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tv   Anderson Cooper 360  CNN  March 13, 2018 9:00pm-10:00pm PDT

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districts that are even more competitive, a lot more competitive, than the one that we have seen tonight. that is why, despite -- regardless of the outcome, republicans at the end of tonight are going to be incredibly nervous across the country. >> our coverage is going to continue with don lemon and "cnn tonight" in new york. all right, thank you very much, jake and dana, appreciate that. much more on election night coverage on cnn. the breaking news, a nail-biter night of high drama in pennsylvania playing out right now. it's not over yet. now it's all going to come down to the absentee ballots which are being counted and reported and we'ring going to do it live on cnn, counted and reported now. this is "cnn tonight," i'm don lemon. this election was not even supposed to be close. it should have been a slam dunk for republicans. instead tonight, if you care about politics in this country, you are hanging on this race because of what it could mean for the fall midterms.
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what will play out in the midterms. pennsylvania's 18th district went for trump by 20 points. do you believe it's this close, 20 points. tonight's race between democrat conor lamb and republican rick saccone is about as close as can be. john king posted at the magic wall all evening, he has the information for us, gary tuchman at the county election head years in allegheny county. good evening or good morning depending where you are in the country. john, incredibly tight race, too close to call. break down the numbers for us. >> incredibly tight. let's go through where we are. by our count as we speak, 579 vote lead for the democrat conor lamb. nail biter to say the least. 49.8, 49.6. what's outstanding? i'm told we believe that these are the final numbers in westmoreland county, including absentee ballots. we'll double-check that but that's what we're told. if that's the case, in westmoreland county, then we go
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to washington county, a republican county that rick saccone won with 53% of the vote, outstanding there, 1195 absentee ballots here. 203 absentee ballots here. the question is, can rick saccone -- bringing that back up full size -- can saccone win those absentee ballots by enough of a margin to overcome that? it would take a mathematical miracle, 60%, even greater than that, i believe. democrats are confident conor lamb can hold on. donald trump won this district 16 months ago by 20 points. the democrat is at least even ahead by 579 votes. republicans say, count all these, then double-check and triple check the math, but as of now, because of this, because of the big advantage in this slice, not all of allegheny county, just the southern part of the county is in the district. conor lamb ran 57% here. you see the margins. the 15,000-vote margin plus in
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allegheny county at the moment giving conor lamb a very narrow lead. 579 votes. absentees to be counted here and here. the saccone campaign says, we're still in this, we'll continue to fight. the democrats think when they finish this count that might shrink but they're going to pull off what would be the first big stunning upset, psychologically a momentum builder of 2018. but let's wait for the final math, could be the morning. >> rick saccone came out moments ago and said, it's not over yet. are there enough outstanding ballots that he could win at this point, that he could pull off a victory? >> the answer is yes, but the question is the math. again, he's going to have to win a giant percentage. i haven't done the final math because we're triple checking. when westmoreland's absentee ballots were out he had to win 63%. if he shrunk the lead a little bit, down to these counties left, again, at least 60%, probably higher than that number. he only won 53% today in the live vote.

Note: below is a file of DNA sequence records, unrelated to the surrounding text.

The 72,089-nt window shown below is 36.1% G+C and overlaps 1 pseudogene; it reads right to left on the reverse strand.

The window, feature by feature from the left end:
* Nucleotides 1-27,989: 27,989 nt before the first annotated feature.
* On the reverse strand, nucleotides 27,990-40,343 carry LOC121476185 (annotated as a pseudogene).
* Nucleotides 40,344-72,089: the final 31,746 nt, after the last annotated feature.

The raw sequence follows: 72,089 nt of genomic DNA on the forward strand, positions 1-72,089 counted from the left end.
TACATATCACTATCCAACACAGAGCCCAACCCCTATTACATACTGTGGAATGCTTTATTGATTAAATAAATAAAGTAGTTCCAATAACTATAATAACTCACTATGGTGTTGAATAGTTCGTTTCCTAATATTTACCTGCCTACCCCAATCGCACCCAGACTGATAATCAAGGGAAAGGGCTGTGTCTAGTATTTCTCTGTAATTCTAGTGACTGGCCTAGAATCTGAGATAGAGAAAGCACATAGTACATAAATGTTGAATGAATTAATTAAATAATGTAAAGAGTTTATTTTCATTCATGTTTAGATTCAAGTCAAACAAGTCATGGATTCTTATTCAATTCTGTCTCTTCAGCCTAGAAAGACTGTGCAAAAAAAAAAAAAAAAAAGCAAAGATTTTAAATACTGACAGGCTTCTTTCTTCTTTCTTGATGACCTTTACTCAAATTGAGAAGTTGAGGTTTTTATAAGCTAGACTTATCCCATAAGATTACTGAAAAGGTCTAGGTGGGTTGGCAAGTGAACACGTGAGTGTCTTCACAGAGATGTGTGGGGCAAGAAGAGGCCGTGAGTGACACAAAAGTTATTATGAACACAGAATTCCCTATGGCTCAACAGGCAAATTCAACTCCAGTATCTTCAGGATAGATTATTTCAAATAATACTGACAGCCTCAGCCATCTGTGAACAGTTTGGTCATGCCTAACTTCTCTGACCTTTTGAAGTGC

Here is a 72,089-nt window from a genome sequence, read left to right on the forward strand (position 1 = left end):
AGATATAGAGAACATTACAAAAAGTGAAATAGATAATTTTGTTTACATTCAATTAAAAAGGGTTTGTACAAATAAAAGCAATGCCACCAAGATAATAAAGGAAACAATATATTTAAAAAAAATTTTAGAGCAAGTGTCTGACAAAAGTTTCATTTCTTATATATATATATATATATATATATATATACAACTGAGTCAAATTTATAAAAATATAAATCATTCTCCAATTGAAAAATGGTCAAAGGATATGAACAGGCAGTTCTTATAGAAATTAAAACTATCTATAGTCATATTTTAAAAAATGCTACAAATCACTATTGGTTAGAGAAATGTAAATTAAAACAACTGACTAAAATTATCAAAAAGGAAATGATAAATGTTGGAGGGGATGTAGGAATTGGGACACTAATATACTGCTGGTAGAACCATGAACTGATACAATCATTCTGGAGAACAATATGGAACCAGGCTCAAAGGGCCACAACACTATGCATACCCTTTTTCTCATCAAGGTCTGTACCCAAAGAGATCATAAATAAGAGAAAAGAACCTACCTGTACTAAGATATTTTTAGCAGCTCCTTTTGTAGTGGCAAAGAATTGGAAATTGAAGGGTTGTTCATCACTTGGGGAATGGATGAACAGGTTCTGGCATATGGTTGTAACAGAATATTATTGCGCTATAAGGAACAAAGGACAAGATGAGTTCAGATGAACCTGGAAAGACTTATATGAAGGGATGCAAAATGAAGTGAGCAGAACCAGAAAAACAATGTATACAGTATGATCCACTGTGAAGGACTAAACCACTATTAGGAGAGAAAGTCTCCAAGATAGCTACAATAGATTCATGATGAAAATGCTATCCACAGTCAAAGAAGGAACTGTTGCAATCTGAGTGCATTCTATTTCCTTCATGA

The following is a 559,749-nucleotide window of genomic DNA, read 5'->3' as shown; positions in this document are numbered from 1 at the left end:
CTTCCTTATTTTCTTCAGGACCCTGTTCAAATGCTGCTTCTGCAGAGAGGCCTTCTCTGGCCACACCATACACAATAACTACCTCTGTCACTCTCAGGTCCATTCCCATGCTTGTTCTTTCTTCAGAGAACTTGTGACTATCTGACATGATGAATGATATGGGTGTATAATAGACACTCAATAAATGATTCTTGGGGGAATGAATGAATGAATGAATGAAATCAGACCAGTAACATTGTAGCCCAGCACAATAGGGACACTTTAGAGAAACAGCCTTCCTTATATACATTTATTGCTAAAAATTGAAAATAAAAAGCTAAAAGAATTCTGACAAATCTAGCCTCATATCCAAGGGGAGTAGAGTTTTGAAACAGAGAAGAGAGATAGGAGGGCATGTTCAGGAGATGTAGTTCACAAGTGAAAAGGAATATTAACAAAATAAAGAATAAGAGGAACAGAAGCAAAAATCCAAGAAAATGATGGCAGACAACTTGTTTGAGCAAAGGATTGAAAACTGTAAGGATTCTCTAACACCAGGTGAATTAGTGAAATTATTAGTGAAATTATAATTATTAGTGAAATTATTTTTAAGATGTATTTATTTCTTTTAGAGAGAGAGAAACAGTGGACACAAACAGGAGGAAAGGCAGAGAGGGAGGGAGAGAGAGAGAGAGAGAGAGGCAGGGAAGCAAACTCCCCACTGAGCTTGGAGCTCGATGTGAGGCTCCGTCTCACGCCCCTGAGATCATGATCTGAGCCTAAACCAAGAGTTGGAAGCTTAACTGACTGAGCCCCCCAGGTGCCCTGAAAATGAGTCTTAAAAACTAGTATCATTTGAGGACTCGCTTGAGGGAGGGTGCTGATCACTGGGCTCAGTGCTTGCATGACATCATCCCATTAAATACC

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can he so overperform among absentees? it's possible, generally it doesn't happen. can he get a significantly higher percentage than he did in the live ballot? it's mathematically possible, people who track elections say these things tend to run about the same, give or take a few points, 5 or 10 points. that's unlikely. but on the margins, 579, if you're the candidate on the low end right now, you're going to wait till they count every last one. then you're going to send your lawyers back and your team back to triple and quadruple check. >> john king, you're the best, thank you so much. been a long night, it's going to be a long day tomorrow as well. let's bring in cnn's senior political analyst, mr. mark preston, bakari sellers, amanda carpenter, and scott jennings. mark, what happens now? >> the question is -- >> it's about the mass, so can conor lamb go to bed the winner and make wake up a loser? >> yeah, no question about it. we have to see what the count
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is. figure out what the percentage is that's going to come out of it. right now it looks like he's probably going to win but who knows. we thought donald trump wouldn't be in the white house, and guess what, donald trump is in the white house today. what i think is interesting, and what i think is more important, is how this is going to be spun tomorrow by the democrats and the republicans. now when you go back to the beginning, republicans as you said, this should have been an easy win for them. but the tide turned and everyone was looking at this race and thought the democrats would have an easy win because they had such a great candidate. it really is a great candidate. .republicans didn't have a great candidate. i think if republicans lose, that i don't think it's a 10-alarm fire for the republican party. i think they're going to look at this and say, okay, we need to make sure that our candidates are better prepared and that they know how to deliver the message, and in places where trump is wanted and needed -- >> it as multi-alarm fire, though. >> not 10.